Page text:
ID That Goat!

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It is a federal crime to allow goats to leave your property without proper identification. You read that right….FEDERAL CRIME. Uncle Sam cares about what you do with your goats. Now, does that mean the folks in the dark panel van are going to round up non-compliant goat owners and throw them in Prison Block G (for goats, get it?)? No, probably not. However, the USDA needs a way to track some scary livestock diseases, and the best way to do that is to make sure that goats are properly ID’d before they leave your property. You also need to keep a record of where these critters go when they leave your farm. Proper identification is required if you want a CVI (health certification), TB, or Brucellosis test for your goat. So what is “Proper ID”? I’m glad you asked, because the powers that be are beginning to change the rules. Here is what we currently know. There are two ways to identify your goats:

Registry Tattoos: Great news! If your animal is registered and tattooed with the sequence assigned by the registry, that’s good enough. Unless the goat is going to Virginia, because Virginia may be for lovers, but apparently not goat lovers. More on that later. You also need your registration certificate (the one with the seal), or the receipt received from the registry when you submitted the registration application. Also – NEWS FLASH – just because your goat is registered does NOT mean it is tattooed. It is your responsibility to go out to the barn with your flashlight and make sure your goats have the tattoos that match what is on the registry paperwork. Keep in mind that tattoos fade with time, and some goats seem to metabolize the ink like Usain Bolt on speed. Before purchasing a registered goat, make sure the breeder has tattooed it. Before selling a registered goat born on your farm, make sure you have tattooed it. If you do not have a tattoo outfit, or tattooing makes you squeamish, contact your vet or your goat community.


SCRAPIES Program Flock ID, or Premise ID Number(PIN): This number sequence is assigned by the USDA and linked in their database to your farm. It needs to be on your animal permanently, and I will cover those options next. If you haven’t been assigned this number yet, please check out USDA APHIS. FYI, this site also has handy links to help you find ID tags and Microchips. Here are the ways you can ID your animal:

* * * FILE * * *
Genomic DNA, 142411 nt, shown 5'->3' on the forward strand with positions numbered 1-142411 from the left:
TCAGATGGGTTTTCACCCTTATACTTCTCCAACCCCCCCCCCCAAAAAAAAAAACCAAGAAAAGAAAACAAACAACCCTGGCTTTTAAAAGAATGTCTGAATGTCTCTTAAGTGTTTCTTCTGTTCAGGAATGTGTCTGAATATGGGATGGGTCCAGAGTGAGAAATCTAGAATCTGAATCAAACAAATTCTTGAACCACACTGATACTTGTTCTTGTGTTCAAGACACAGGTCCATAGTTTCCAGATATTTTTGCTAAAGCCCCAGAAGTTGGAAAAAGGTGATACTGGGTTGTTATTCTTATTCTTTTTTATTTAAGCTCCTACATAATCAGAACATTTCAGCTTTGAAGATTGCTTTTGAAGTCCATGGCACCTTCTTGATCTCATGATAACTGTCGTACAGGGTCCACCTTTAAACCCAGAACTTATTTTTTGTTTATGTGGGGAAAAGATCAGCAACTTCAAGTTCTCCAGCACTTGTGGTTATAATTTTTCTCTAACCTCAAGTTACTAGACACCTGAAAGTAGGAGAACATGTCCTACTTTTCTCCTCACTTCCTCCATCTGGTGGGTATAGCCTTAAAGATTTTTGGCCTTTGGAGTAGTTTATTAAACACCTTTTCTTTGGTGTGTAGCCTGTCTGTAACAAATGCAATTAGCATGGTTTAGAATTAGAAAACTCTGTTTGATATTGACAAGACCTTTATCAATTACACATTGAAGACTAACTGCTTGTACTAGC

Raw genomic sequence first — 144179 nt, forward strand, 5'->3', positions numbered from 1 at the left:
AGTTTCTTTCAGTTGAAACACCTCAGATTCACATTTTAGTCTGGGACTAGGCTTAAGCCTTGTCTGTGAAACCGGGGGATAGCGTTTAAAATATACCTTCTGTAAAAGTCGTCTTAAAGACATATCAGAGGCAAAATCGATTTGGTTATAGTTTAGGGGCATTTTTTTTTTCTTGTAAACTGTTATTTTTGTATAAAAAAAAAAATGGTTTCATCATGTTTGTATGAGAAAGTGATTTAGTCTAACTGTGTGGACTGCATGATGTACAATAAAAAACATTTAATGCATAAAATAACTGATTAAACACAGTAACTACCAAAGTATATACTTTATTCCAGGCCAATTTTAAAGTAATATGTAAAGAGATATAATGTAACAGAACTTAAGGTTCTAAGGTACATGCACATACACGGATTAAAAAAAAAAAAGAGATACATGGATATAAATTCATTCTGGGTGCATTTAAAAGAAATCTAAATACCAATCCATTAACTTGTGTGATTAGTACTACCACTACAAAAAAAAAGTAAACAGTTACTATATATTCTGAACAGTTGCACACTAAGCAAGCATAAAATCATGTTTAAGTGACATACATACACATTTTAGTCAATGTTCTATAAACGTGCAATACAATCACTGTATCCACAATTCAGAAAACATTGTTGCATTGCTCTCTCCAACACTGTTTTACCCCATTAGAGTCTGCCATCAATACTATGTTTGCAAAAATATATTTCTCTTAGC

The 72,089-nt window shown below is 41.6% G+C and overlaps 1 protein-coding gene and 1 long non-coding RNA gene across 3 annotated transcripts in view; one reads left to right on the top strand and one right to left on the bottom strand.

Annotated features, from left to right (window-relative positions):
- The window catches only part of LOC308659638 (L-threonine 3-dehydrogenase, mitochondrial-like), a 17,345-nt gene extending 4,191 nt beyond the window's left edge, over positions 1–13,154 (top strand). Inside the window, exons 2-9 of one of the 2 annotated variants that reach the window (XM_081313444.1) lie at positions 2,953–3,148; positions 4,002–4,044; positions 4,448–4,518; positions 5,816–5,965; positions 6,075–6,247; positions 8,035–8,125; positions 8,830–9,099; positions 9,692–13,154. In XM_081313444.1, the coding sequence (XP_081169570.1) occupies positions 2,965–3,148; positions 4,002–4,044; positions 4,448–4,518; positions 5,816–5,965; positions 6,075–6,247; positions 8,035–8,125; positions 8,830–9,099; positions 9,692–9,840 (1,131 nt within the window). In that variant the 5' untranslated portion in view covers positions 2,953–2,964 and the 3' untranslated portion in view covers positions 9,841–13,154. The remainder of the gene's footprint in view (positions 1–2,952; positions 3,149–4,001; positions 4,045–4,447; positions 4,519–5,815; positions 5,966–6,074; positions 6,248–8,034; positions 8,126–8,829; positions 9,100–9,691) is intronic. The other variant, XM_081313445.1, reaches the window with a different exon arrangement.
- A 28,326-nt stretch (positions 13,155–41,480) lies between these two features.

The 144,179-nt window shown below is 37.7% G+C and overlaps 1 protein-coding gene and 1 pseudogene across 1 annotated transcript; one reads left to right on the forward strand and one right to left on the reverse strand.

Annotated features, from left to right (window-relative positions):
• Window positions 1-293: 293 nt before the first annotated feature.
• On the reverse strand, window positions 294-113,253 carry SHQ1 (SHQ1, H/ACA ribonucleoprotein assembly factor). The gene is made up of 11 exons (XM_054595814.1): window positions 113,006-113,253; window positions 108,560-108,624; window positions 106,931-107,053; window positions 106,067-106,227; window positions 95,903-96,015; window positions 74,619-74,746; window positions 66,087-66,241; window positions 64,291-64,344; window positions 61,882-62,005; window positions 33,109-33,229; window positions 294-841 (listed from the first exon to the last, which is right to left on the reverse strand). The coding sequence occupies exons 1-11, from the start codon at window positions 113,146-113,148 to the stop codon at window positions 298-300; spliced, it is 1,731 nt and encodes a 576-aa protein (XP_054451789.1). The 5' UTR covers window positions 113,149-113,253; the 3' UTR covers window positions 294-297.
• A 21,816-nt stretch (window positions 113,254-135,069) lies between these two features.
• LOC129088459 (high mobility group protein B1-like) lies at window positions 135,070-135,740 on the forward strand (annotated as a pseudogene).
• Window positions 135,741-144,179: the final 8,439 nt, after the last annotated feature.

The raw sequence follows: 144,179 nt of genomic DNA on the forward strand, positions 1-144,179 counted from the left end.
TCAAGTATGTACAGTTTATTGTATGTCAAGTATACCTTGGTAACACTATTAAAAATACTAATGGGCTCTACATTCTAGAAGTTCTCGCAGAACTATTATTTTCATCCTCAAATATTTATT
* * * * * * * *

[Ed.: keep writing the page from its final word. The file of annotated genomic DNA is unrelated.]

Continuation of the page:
Scrapies ID Tag (AKA the old way): This method is still perfectly acceptable, although be aware that there is a push toward electronic identification as we move into the future. It is a federal crime to remove a Scrapies ID tag.

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Ear Tag

Permanent collar with affixed tag: This is not your typical goat collar. This collar has to be riveted shut and cannot be removed from the animal once applied. The USDA came up with this idea, but goat owners may find it impractical as goats are known to have lots of neck circumference growth throughout their lifetimes. I do not recommend this option.

RFID (Radio Frequency Identification) Options:

Microchips: In theory, these sound like a great idea. The goat registries like them AND the USDA likes them. However, there is a lot of requirements that go along with the chips. First of all, you need an 840 RFID chip. That is the only kind the USDA can recognize. It basically puts an 840 numerical prefix on your PIN. The microchip needs to be injected behind the right ear, and then an “E” tattoo needs to be placed in the ear to alert people to the presence of a microchip. That’s right – microchipping the animal does NOT get you out of tattooing, AND this potentially adulterates any existing registry tattoos. If the animal crosses state lines, a chip reading device needs to be sent with the animal; those are not cheap.

RFID Ear Tags: RFID 840 ear tags are not only scannable, but the number is printed on the tag. There are a number of styles available, but this vet prefers the low-profile, button-style tag. They are unobtrusive, comfortable for the animal, and very unlikely to be caught on anything. At about $2.00 apiece, they are pretty affordable for small herds. In my opinion, these are currently the BEST RFID option.

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RFID “Button” Ear Tag

And finally, a word about Virginia. If you are sending an animal to Virginia, be aware that they do not accept registry tattoos as identification. The animal needs to be tagged with one of the above options.




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